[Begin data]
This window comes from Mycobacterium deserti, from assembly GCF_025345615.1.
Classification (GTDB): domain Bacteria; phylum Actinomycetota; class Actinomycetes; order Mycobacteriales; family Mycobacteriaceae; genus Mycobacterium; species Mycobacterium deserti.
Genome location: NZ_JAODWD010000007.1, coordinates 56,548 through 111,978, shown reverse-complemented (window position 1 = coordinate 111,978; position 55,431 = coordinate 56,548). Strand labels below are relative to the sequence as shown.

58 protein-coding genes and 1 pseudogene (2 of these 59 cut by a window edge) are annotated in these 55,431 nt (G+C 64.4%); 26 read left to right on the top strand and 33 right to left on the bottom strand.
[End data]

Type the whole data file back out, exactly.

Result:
This window comes from Mycobacterium deserti, from assembly GCF_025345615.1.
Classification (GTDB): domain Bacteria; phylum Actinomycetota; class Actinomycetes; order Mycobacteriales; family Mycobacteriaceae; genus Mycobacterium; species Mycobacterium deserti.
Genome location: NZ_JAODWD010000007.1, coordinates 56,548 through 111,978, shown reverse-complemented (window position 1 = coordinate 111,978; position 55,431 = coordinate 56,548). Strand labels below are relative to the sequence as shown.

58 protein-coding genes and 1 pseudogene (2 of these 59 cut by a window edge) are annotated in these 55,431 nt (G+C 64.4%); 26 read left to right on the top strand and 33 right to left on the bottom strand.